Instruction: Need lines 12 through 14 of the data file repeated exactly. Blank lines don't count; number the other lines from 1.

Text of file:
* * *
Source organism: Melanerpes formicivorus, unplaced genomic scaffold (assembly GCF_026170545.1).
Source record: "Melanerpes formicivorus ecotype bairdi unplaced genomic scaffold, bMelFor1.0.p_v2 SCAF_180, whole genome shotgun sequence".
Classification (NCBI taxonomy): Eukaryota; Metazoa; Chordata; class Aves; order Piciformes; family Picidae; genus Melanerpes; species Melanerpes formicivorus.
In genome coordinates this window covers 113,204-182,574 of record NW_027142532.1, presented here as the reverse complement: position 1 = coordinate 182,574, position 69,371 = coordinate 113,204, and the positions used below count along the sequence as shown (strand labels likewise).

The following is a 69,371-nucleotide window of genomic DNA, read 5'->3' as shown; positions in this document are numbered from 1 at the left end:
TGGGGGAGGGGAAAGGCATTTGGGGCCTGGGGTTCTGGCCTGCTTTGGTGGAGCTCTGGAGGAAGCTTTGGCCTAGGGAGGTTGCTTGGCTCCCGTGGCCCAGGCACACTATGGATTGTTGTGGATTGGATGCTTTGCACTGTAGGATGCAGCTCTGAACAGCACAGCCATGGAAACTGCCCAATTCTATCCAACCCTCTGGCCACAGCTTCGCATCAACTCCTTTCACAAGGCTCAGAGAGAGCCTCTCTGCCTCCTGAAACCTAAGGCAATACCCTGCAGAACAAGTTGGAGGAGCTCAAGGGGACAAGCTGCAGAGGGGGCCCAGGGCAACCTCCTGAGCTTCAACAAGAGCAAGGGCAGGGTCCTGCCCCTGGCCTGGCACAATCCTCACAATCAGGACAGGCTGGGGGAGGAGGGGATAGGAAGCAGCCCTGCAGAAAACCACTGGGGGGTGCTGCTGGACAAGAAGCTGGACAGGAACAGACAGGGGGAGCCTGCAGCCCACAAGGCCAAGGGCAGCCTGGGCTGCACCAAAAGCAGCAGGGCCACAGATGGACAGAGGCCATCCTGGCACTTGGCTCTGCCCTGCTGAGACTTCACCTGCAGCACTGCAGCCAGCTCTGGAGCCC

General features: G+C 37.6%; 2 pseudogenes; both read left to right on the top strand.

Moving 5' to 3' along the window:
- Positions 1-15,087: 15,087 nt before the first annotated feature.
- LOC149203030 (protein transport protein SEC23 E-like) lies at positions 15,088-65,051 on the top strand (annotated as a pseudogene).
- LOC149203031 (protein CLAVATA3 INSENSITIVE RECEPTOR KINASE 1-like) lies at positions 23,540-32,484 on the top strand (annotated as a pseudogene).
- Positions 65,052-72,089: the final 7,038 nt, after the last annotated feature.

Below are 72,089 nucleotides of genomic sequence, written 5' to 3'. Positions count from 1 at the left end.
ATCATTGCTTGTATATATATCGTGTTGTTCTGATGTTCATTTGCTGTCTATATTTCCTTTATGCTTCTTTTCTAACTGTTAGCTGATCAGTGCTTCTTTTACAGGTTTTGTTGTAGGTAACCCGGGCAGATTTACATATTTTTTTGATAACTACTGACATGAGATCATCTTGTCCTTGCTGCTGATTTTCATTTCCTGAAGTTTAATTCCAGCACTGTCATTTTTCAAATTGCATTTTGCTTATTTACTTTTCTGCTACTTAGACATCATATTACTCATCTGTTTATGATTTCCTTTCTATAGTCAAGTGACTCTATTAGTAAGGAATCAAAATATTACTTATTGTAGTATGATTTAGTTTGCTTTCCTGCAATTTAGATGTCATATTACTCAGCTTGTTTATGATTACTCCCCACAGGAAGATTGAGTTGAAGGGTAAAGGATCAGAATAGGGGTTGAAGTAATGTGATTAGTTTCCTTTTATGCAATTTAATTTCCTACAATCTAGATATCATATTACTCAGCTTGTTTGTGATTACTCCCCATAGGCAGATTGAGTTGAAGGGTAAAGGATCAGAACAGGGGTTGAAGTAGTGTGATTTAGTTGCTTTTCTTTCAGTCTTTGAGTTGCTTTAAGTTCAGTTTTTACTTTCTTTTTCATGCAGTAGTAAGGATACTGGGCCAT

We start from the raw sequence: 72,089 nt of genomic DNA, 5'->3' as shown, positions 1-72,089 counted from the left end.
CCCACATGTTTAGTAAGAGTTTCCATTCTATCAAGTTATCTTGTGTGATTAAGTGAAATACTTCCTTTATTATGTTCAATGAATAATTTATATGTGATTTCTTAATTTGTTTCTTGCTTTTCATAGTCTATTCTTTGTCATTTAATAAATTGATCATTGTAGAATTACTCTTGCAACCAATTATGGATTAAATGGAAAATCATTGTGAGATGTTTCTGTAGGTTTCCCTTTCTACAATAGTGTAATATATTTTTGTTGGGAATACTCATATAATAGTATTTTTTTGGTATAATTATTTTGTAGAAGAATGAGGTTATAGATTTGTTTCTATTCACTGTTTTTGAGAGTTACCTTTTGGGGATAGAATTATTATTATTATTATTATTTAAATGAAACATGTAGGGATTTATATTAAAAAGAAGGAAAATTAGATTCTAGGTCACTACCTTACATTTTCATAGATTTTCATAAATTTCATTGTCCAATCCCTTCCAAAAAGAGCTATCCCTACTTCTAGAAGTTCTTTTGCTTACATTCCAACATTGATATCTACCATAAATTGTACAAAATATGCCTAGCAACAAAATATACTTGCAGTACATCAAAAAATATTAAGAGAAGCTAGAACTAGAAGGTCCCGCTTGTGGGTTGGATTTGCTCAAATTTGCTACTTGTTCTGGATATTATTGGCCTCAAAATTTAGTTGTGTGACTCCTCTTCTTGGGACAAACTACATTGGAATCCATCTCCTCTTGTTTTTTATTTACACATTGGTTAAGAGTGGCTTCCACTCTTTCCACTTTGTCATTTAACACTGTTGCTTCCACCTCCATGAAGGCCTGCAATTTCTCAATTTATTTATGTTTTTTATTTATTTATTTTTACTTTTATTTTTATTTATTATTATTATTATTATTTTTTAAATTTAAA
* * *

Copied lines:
- Positions 65,052-72,089: the final 7,038 nt, after the last annotated feature.

Below are 72,089 nucleotides of genomic sequence, written 5' to 3'. Positions count from 1 at the left end.
ATCATTGCTTGTATATATATCGTGTTGTTCTGATGTTCATTTGCTGTCTATATTTCCTTTATGCTTCTTTTCTAACTGTTAGCTGATCAGTGCTTCTTTTACAGGTTTTGTTGTAGGTAACCCGGGCAGATTTACATATTTTTTTGATAACTACTGACATGAGATCATCTTGTCCTTGCTGCTGATTTTCATTTCCTGAAGTTTAATTCCAGCACTGTCATTTTTCAAATTGCATTTTGCTTATTTACTTTTCTGCTACTTAGACATCATATTACTCATCTGTTTATGATTTCCTTTCTATAGTCAAGTGACTCTATTAGTAAGGAATCAAAATATTACTTATTGTAGTATGATTTAGTTTGCTTTCCTGCAATTTAGATGTCATATTACTCAGCTTGTTTATGATTACTCCCCACAGGAAGATTGAGTTGAAGGGTAAAGGATCAGAATAGGGGTTGAAGTAATGTGATTAGTTTCCTTTTATGCAATTTAATTTCCTACAATCTAGATATCATATTACTCAGCTTGTTTGTGATTACTCCCCATAGGCAGATTGAGTTGAAGGGTAAAGGATCAGAACAGGGGTTGAAGTAGTGTGATTTAGTTGCTTTTCTTTCAGTCTTTGAGTTGCTTTAAGTTCAGTTTTTACTTTCTTTTTCATGCAGTAGTAAGGATACTGGGCCAT